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Study finds an unexpected link between farming and immune system evolution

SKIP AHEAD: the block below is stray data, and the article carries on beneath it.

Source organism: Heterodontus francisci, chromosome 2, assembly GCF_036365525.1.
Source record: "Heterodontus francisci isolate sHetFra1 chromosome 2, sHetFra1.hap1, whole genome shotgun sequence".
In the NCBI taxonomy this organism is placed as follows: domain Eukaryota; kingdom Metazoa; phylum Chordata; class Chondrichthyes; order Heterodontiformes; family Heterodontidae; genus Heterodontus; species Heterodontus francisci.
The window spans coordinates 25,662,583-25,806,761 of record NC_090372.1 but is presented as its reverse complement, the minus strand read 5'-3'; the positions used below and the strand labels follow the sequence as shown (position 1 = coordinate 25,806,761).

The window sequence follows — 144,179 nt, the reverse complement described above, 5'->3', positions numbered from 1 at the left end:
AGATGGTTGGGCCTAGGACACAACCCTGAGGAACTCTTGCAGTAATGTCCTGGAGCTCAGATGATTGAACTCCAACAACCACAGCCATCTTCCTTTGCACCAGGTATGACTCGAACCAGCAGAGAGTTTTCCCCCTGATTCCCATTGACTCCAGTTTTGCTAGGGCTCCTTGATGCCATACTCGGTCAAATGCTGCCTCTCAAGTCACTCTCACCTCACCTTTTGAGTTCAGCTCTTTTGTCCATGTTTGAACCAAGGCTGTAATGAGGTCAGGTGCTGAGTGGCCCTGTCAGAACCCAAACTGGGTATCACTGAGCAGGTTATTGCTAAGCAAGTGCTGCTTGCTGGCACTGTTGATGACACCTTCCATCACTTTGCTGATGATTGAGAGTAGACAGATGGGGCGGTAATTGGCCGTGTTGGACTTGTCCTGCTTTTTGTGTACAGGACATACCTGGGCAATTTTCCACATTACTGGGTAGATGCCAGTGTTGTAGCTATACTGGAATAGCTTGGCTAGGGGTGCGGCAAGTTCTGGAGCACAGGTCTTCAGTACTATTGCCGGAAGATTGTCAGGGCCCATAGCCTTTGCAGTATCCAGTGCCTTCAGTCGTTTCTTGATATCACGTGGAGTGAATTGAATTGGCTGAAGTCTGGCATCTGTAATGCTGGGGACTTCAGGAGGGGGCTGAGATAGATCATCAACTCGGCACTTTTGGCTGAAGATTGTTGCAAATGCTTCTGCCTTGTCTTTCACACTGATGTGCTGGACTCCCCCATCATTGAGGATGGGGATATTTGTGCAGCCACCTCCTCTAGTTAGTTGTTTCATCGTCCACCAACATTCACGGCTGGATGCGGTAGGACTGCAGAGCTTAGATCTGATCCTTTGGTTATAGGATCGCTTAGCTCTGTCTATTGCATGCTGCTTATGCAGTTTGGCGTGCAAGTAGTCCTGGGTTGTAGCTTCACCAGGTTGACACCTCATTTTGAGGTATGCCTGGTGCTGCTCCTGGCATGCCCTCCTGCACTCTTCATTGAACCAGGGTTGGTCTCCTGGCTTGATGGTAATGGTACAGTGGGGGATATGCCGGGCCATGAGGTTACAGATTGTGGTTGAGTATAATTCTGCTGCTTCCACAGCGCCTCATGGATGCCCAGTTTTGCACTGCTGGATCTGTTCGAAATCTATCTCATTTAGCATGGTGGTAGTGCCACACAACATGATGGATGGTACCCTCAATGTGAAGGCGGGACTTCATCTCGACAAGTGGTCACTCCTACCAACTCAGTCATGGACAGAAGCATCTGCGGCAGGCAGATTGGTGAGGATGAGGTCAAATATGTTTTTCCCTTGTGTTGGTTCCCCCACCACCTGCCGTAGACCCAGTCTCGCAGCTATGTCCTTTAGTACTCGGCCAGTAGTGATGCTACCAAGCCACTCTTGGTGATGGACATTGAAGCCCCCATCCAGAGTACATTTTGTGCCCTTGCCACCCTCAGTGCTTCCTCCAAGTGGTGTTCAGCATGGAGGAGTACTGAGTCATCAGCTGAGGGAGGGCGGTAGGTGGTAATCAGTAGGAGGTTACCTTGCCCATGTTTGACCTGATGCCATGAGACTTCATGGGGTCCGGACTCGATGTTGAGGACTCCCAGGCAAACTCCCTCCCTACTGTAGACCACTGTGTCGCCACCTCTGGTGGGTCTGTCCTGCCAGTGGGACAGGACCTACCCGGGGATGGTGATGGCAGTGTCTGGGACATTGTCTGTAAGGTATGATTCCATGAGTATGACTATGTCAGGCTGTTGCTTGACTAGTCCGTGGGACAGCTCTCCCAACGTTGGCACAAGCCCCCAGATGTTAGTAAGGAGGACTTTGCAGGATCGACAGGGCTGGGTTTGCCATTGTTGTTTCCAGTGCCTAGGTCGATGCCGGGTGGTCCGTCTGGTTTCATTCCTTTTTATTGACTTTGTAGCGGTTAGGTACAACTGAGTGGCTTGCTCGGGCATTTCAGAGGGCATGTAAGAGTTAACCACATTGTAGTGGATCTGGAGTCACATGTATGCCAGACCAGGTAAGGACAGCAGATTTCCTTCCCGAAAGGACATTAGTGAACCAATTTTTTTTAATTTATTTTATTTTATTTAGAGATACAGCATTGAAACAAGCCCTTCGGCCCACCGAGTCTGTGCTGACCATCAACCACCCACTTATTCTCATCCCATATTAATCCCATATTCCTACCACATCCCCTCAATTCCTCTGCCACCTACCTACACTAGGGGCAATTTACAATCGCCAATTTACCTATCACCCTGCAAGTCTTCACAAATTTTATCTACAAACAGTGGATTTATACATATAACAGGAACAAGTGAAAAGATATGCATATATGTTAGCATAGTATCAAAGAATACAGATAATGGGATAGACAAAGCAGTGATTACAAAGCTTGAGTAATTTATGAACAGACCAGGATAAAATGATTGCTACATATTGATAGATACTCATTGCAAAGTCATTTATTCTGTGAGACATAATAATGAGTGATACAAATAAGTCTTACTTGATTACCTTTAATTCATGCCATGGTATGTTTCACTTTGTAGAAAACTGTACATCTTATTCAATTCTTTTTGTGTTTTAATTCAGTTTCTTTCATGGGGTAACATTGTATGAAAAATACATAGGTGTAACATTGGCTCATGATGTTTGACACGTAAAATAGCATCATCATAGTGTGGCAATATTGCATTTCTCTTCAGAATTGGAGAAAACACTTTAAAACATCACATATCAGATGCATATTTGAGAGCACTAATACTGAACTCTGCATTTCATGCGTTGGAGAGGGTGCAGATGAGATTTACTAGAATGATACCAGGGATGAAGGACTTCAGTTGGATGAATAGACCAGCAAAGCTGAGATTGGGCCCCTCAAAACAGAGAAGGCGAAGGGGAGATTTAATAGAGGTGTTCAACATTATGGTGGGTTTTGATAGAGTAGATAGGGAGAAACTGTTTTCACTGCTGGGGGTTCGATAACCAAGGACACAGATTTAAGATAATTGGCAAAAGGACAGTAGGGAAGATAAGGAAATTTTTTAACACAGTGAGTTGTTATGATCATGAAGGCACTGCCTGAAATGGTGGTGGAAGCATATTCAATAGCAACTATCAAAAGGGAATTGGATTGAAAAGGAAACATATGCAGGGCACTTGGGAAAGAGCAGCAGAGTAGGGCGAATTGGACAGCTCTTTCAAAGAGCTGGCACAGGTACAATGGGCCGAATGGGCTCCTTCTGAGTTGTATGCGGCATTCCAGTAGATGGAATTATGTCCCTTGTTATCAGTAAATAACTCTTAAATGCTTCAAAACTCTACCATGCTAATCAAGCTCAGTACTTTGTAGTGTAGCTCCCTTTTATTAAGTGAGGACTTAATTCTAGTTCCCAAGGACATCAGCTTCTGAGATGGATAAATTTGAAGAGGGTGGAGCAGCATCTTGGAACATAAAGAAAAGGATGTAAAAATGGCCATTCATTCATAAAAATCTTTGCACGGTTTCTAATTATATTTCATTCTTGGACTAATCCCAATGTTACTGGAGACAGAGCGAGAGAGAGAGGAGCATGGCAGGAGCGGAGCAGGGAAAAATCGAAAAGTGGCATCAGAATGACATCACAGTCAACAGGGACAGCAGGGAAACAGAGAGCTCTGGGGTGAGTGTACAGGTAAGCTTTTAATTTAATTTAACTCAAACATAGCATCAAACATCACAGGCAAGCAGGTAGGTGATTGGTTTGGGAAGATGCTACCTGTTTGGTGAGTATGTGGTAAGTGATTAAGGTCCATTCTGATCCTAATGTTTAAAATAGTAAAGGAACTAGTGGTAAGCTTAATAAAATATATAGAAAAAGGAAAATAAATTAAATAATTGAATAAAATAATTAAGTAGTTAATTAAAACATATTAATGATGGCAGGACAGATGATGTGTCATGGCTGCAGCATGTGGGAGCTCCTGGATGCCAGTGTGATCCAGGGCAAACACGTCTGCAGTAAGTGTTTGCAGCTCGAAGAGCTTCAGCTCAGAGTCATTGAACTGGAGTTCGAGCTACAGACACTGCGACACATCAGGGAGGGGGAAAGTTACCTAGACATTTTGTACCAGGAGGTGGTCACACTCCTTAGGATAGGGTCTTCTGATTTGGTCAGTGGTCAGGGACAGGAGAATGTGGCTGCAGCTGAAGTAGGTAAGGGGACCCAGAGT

Researchers have long theorized that cultural shifts thousands of years ago from hunting and gathering to agriculture and living in permanent settlements spurred an increase in diseases like smallpox and measles. Compared to hunter-gatherers, farmers stayed put, living close to one another and their animals.  This, it's hypothesized, made it easier for viruses and bacteria to spread among humans or from animals to people. Consequently, it might be expected that the immune systems of people from these farming populations would show more signs of positive natural selection through adaptation to these pathogen conditions.  Read more....

 

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